A video posted online purports to show the leader of the Islamic State extremist group delivering a sermon at a mosque in the northern Iraqi city of Mosul.
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Abu Bakr al-Baghdadi has almost never been seen in public, and there are only a few known photographs of him.
The video was released on a website known to be used by the group, but it was not possible to independently verify whether the person shown was indeed al-Baghdadi.
Last month, the Islamic State, formerly known as the Islamic State of Iraq and Syria (ISIS), declared a new caliphate and instated Abu Bakr as the caliph - the head of state.
In the video, the man who is purported to be al-Baghdadi lays out the group's agenda, and the philosophy of the rule in its self-declared caliphate.
He is dressed in black robes and a black turban, has dark eyes, thick eyebrows and a full black beard. He speaks eloquent classical Arabic, but with little emotion.
"God has granted your brothers, the Mujahideen, victory and a conquest after years of patience and holy struggle, and enabled them to achieve their objective," Baghdadi said, according to the recording.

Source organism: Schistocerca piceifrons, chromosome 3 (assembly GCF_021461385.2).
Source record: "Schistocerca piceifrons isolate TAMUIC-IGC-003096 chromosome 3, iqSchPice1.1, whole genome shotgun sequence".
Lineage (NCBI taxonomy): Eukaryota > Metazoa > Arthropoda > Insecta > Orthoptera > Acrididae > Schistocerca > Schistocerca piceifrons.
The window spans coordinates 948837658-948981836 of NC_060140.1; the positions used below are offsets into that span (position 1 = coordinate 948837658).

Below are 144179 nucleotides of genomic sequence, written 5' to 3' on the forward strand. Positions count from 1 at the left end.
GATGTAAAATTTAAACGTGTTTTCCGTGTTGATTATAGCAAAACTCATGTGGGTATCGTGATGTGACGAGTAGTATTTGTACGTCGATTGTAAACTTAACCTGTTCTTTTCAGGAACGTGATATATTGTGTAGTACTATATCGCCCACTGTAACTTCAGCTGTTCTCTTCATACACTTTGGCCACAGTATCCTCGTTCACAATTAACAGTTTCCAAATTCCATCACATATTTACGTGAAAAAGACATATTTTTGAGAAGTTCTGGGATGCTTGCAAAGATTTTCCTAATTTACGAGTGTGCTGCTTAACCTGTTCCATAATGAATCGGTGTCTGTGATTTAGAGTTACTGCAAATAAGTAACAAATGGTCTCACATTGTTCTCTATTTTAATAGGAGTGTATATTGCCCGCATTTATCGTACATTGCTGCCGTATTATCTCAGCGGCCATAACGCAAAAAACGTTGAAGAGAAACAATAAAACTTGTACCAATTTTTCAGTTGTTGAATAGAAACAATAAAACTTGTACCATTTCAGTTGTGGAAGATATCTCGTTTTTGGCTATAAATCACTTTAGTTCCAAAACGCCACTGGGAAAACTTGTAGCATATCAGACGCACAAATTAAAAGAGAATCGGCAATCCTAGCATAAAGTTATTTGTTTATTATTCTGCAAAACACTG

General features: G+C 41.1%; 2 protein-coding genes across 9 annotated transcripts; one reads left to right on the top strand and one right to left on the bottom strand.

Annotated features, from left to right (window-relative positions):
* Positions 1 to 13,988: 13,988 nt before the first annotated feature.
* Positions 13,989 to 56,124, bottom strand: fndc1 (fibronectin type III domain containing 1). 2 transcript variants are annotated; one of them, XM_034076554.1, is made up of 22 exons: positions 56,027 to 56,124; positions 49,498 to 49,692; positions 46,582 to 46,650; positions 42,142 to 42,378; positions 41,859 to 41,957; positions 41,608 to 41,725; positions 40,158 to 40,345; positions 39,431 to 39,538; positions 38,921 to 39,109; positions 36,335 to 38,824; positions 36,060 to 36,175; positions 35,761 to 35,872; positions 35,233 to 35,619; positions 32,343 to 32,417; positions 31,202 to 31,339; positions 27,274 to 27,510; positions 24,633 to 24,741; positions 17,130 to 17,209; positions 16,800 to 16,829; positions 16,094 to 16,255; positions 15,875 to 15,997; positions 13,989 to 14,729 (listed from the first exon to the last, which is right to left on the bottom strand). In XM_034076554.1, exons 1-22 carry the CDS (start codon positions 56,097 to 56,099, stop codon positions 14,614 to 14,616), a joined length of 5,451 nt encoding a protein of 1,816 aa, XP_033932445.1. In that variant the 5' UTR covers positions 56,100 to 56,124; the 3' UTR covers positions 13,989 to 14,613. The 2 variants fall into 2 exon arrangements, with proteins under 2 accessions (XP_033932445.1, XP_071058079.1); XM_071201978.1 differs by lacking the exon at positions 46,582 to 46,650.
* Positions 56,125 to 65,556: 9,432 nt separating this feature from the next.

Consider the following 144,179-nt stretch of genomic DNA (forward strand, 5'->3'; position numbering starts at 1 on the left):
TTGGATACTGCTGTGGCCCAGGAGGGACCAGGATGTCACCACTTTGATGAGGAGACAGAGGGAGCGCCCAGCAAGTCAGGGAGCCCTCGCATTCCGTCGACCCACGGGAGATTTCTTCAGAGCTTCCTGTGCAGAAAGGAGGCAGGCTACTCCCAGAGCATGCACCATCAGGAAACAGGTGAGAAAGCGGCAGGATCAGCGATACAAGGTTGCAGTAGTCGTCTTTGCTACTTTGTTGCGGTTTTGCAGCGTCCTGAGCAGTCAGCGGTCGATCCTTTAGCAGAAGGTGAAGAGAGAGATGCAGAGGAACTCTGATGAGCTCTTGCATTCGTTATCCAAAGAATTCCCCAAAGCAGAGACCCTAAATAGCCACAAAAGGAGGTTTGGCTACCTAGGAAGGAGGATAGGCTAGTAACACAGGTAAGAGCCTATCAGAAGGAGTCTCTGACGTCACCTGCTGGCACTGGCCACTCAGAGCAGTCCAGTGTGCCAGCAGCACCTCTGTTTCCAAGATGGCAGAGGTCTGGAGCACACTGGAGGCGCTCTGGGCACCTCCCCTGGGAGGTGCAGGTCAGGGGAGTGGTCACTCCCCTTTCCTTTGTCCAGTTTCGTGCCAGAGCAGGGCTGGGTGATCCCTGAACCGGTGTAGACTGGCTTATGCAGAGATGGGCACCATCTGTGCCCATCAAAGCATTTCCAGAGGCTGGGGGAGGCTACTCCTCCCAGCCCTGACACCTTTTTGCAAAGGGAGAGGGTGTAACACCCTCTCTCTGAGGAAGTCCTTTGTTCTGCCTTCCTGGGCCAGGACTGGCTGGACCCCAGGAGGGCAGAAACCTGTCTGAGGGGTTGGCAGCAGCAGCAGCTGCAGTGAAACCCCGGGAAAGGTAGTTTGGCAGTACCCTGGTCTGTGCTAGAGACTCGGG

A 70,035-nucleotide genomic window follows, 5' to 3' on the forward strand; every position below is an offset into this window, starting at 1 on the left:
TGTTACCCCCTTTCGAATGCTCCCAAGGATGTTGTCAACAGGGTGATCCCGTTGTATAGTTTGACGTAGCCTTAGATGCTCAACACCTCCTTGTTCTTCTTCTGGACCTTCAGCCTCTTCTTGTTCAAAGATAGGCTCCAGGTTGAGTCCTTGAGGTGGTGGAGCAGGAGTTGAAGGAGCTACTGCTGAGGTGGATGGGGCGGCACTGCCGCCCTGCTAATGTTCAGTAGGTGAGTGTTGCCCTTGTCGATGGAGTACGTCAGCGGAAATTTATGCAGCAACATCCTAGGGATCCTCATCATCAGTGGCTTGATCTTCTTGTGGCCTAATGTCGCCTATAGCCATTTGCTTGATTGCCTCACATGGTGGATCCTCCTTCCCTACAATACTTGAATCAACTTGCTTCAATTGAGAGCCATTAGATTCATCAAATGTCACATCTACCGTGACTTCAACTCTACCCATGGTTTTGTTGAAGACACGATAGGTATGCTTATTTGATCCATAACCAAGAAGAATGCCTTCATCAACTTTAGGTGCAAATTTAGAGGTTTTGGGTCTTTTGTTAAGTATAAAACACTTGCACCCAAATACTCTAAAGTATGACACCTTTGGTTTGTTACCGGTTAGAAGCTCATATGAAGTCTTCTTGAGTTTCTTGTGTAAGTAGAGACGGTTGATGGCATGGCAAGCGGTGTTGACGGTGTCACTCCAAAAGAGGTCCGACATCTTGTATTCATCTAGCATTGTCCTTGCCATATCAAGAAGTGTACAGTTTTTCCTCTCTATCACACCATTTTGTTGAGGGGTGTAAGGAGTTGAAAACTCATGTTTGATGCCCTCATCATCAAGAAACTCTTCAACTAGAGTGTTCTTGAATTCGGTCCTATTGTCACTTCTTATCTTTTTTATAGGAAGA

"And they have rushed to declare an Islamic caliphate and to appoint an imam (leader), which is a duty for Muslims, a duty that had been lost for centuries that had been absent from reality, making many Muslims ignorant of it," he added.
"I have been afflicted by this great affair, I have been afflicted by this trust, a heavy trust," the man said. "I was appointed in charge of you, though I am not the best or better than you, so if you see me in the right, then help me, and if you see me in the wrong, advise me and put me right."
In an audio tape, Baghdadi last week called on Muslims worldwide to take up arms and flock to the 'caliphate' it has declared on captured Syrian and Iraqi soil.